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JEEVAN 
 

Best Speed Film for Shooting Wildlife?


What is the best ASA or ISO film for shooting wildlife in cloudy lowlight atmosphere and in dense forests?


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10/29/2004 9:24:43 PM

 
Gregory LaGrange
BetterPhoto Member Since: 11/11/2003
gregorylagrange.org
  As low as you can shoot with the light level, lens, and how much motion you can deal with. If you can get a picture with 400, that's the best. But if it's so dark that 400 gets you a too slow of a shutter speed and everything's blurry, bring along some 800.
You can make 800 your cut-off, because 1600 isn't going to be all that great for any wildlife.


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10/29/2004 10:14:10 PM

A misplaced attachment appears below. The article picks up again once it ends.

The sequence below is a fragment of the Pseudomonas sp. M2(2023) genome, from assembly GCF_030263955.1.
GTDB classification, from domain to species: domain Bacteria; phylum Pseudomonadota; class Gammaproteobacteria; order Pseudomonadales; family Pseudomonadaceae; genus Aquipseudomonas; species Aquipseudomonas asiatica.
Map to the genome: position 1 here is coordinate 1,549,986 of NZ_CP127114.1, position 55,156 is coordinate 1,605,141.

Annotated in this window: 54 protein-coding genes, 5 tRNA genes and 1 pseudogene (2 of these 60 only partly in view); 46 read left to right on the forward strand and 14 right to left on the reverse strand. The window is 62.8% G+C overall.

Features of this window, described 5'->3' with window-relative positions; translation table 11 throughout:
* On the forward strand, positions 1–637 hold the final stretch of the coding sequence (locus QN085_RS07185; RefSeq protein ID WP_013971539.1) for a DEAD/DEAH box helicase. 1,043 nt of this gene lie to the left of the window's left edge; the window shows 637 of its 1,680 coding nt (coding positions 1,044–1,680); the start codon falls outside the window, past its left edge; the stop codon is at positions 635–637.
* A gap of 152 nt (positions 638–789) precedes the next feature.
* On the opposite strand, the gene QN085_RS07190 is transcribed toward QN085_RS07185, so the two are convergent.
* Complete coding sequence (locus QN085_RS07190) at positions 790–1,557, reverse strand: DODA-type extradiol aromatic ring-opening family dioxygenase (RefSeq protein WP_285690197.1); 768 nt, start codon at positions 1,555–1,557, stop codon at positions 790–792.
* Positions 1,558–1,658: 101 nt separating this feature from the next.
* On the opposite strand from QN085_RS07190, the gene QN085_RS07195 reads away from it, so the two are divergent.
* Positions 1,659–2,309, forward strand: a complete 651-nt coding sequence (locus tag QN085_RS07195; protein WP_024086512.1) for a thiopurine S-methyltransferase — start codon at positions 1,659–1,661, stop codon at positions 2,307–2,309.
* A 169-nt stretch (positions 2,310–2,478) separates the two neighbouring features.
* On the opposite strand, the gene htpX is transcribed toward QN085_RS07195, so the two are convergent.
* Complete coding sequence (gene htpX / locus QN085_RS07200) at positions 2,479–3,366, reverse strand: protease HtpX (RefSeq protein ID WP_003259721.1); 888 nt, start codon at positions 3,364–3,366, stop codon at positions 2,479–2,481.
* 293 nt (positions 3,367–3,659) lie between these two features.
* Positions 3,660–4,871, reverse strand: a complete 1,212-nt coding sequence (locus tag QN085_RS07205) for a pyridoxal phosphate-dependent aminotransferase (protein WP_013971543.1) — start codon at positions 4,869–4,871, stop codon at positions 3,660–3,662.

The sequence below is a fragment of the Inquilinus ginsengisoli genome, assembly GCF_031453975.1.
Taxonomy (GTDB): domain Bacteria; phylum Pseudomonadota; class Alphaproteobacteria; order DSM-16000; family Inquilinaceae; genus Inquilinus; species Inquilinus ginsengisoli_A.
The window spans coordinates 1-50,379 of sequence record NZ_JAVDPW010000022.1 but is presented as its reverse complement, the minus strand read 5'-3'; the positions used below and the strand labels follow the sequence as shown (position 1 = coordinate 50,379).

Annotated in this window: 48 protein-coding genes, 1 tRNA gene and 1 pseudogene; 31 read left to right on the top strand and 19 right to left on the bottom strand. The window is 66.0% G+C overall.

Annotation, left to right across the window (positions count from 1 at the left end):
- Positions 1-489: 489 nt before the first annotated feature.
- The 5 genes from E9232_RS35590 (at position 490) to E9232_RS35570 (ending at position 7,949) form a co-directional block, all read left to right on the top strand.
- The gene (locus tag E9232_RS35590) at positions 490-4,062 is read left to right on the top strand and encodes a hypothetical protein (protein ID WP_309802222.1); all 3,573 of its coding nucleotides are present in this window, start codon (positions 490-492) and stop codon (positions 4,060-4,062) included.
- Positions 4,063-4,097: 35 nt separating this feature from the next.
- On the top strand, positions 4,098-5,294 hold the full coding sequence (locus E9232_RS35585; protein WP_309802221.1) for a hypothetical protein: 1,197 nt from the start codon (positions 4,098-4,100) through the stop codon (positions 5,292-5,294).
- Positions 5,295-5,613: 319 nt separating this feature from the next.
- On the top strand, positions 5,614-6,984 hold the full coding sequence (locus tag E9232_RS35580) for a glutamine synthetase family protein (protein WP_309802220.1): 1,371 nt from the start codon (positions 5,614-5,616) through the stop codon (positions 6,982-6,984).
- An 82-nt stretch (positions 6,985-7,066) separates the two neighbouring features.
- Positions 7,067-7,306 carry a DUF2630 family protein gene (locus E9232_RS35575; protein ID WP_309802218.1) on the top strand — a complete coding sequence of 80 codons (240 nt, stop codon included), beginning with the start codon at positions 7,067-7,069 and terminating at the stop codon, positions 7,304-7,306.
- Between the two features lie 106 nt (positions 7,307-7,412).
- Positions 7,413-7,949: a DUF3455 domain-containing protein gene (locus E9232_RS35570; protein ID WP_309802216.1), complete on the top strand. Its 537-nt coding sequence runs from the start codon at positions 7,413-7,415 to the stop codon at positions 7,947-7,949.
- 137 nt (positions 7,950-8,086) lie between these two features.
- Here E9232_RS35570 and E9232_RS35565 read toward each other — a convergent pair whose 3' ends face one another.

Bob Cammarata
BetterPhoto Member Since: 7/17/2003
 
 
  Doe Eyes
Doe Eyes
Nikkor 180 mm ED, 1/15 second, Provia 100 (pushed to 200)
© Bob Cammarata
Nikon FM2 Manual E...
 
 
It can also be related to timing ... and the quarry you are seeking. I've used 100 ASA (pushed to 200) on wildlife around dawn, but I had to wait until they were almost motionless before taking the shot. Typical shutter speeds will range from 1/15 to 1/60 - not ideal, but workable with a tripod (and cooperative subjects). See enclosed example.
Generally, though, I would agree that 400 or 800 ASA would be more practical to shoot wildlife in low light ... especially when shooting hand-held.


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10/30/2004 3:19:12 PM

 
Tom Kwan   It depends on what kind of wildlife you are shooting. I used 1/1000 sec (aperture priority) to shoot fighting cranes in the air with ISO 800 in a hazy morning. Only with such high speed their action and the falling feathers in the mid air can be frozen. But when shooting birds in the forest, ISO 400 is enough.


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10/31/2004 6:42:29 AM

 
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